A truck donated for use by television students has had a busy few years, although no students have ever been in it.
In the summer of 2010 Princeton Video Image Inc. (PVI) donated a mobile television production truck to Mercer for use by students learning broadcast and media skills. With some work, the van would be able to provide students a chance to do live broadcasts of events and breaking news in the area.
After determining what tools were needed, communications faculty members Prof. Berry Levy and Prof. Steve Voorhees, who teach the TV production courses, applied for federal Perkins grant money that would be used to purchase equipment for the vehicle. The grant funds came through in 2012 and the equipment was purchased in the spring of 2013.
But before the upgrades could be installed, the truck disappeared.
When it reappeared it was covered in promotional images imposed through a process known as vehicle wrapping, in which high performance vinyl adhesive panels are printed and then applied to a vehicle’s prepared surface. According to Zero Gravity Marketing: “A typical car wrap installation could take 7-9 hours, even longer for larger vehicles. Sometimes [it takes] two days to complete a full wrap.”
Copies of Mercer’s financial data showing precisely when the money for the wrap was requisitioned and how much it cost could not be obtained, but Vice President Dr. Guy Generals told The VOICE in an email that “The Wrap cost about $4,900 and was handled by our marketing department.”
The side and doors of the freshly wrapped news van now featured Mercer logos and images of various college programs including hospitality and horticulture, but notably not including television, film or new media.
When asked why he thought the truck was wrapped, television production Prof. Levy said: “I can only speculate and I don’t like speculating, but it is a production truck and it does have Mercer’s name on it, and we’re the only school in NJ that has this type of truck. Advertising is never a bad thing, right? I mean I’m not a marketing major by any means, but I guess visibility was probably the main thing.”
One faculty member who asked to remain anonymous for fear of job reprisals told The VOICE: “The word on the street is that the admins wanted to use the truck as some kind of mobile recruitment vehicle. I guess they were planning to drive around town and have people hop out and register students for college, but maybe they didn’t understand how news trucks are set up. There is not a lot of room in there once you get the equipment in. It’s tight. It would not be an easy space to do recruiting.”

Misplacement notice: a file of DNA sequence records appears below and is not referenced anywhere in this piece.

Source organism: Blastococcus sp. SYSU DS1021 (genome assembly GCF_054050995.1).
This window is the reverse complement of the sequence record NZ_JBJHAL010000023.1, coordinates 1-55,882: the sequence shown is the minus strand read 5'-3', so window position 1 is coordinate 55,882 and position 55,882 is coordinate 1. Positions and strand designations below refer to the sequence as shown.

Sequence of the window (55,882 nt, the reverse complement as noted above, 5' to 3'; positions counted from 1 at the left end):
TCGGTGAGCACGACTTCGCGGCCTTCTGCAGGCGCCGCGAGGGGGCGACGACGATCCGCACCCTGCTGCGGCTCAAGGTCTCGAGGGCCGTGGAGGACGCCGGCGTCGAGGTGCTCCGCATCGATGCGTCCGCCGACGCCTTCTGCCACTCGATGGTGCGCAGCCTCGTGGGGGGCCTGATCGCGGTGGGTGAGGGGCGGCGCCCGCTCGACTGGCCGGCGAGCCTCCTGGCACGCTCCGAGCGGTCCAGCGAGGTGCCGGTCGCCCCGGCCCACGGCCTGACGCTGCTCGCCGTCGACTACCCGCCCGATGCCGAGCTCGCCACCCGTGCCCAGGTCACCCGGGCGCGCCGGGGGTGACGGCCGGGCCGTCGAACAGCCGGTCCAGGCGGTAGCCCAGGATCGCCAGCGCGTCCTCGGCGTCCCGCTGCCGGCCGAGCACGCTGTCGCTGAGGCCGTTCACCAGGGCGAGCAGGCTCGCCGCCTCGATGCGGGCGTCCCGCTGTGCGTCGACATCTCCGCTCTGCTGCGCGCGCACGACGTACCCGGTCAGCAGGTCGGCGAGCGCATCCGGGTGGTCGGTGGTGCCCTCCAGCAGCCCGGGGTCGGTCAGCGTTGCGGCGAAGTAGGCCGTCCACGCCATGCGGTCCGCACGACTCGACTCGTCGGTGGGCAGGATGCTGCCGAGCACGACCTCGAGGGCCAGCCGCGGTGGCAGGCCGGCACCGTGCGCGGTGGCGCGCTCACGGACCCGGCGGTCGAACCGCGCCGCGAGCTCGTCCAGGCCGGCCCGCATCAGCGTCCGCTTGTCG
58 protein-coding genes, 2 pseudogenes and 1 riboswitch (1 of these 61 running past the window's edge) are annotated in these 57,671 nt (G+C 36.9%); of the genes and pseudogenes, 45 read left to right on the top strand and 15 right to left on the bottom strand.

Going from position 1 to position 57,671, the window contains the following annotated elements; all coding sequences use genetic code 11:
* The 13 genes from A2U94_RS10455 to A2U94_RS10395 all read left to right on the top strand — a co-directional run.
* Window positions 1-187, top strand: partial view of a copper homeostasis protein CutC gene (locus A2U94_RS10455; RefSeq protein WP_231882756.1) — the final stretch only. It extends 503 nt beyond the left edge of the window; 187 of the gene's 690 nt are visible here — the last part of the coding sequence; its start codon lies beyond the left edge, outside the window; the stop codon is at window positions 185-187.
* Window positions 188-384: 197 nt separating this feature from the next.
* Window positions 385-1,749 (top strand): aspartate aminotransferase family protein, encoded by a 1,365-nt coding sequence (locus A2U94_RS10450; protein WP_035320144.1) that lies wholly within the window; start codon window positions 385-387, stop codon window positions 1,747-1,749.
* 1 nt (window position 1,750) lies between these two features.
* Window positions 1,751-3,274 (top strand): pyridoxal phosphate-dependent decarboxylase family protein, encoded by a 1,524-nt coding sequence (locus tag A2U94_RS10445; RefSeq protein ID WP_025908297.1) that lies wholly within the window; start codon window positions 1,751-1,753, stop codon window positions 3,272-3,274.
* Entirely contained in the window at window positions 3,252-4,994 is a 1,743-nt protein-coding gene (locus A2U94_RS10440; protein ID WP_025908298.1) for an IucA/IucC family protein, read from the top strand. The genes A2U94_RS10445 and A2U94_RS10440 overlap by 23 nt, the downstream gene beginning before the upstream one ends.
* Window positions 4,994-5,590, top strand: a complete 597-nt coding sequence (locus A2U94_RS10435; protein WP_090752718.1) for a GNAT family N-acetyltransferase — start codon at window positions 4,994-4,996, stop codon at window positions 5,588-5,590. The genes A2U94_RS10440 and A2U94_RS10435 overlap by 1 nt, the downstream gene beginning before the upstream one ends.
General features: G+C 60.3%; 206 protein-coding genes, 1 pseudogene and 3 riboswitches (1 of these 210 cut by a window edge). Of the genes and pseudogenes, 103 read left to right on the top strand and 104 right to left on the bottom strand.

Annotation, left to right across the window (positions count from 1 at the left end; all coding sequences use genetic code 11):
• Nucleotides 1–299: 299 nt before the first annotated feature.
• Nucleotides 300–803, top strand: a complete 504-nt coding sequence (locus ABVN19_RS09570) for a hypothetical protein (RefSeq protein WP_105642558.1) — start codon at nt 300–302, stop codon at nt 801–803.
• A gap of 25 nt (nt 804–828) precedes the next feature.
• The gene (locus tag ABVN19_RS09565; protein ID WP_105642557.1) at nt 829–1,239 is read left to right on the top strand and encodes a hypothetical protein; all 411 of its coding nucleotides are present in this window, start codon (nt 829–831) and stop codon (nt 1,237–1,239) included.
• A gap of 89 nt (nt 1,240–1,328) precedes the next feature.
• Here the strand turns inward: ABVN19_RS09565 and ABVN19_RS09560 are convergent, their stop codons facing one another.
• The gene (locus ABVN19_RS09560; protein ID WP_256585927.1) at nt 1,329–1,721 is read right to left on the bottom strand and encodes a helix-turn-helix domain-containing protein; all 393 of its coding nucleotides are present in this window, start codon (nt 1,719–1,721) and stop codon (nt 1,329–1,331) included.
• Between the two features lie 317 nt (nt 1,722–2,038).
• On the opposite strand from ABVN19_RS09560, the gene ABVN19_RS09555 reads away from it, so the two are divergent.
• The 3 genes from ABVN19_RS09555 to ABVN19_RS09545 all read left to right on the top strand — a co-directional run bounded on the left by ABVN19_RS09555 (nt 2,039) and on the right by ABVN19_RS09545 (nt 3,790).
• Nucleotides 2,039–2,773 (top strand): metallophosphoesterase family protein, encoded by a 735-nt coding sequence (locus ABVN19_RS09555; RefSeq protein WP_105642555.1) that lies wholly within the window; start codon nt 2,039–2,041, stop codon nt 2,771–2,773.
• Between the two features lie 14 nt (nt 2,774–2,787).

While communications faculty waited to hear what the plan for the wrapped truck was, they moved ahead with equipment procurement that had already been under way due to the Perkins funding.
And then the truck turned up at graduation.
During the May 2013 commencement ceremonies at Mercer, the truck was parked on the grass in front of the college’s Old Trenton Road entrance. As clouds boiled overhead and students, families, and speakers arrived to participate in the festivities, it sat on display. And it sat some more as torrential rains forced the event indoors. It sat, slowly sinking into the grass and mud.
According to Kenneth MIller, Maintenance Department Supervisor at Mercer, “It was still driveable when we pulled it from the mud. The brakes were shot before we got it on campus. The truck’s old.”
Over the summer, Professors Levy and Voorhees, along with Dave Valentino, Mercer’s Chief Electronics Engineer –who had been instrumental in getting the van donated in the first place– spent their free time working on the truck, snaking wires and installing racks to support and house high-tech mobile production and broadcasting equipment.
Simultaneously, maintenance personnel were trying to get the air conditioning system working. Dan Mattonelli, a carpenter in that department told The VOICE, “When we were working on the A/C something let loose in the generator. The problem was that the truck had sat [unused] for years.”
In regard to the generator failure, Professor Voorhees said, “Without the generator we can’t power any of the equipment..”
Since August the truck has sat in the parking lot of BCI Trucks on North Clinton Avenue in Trenton waiting repair. Detailing what BCI recommended Mattonelli told The VOICE: “[the truck] needs a new generator, brakes, exhaust system, and air conditioning system.”
BCI has provided a bid for $4,900 to make preliminary repairs, but that does not include fixing the generator, and the generator is crucial for powering the news equipment.
After months of nothing happening, the day before this article went to press, Vice President Generals apparently convened Dean Robin Schore, Chief of Security and Maintenance Bryon Marshall and Chief Financial Officer Jacob Eapen. They reported to Prof. Voorhees that “The decision to fund the repairs was reached.”
According to correspondence from Marshall, the new plan is to take the vehicle to two additional vendors and to work with faculty to find a suitable replacement generator.
How long the repairs will take is unclear, but Professor Voorhees says he hopes “…to get the truck working so we can get the students involved.”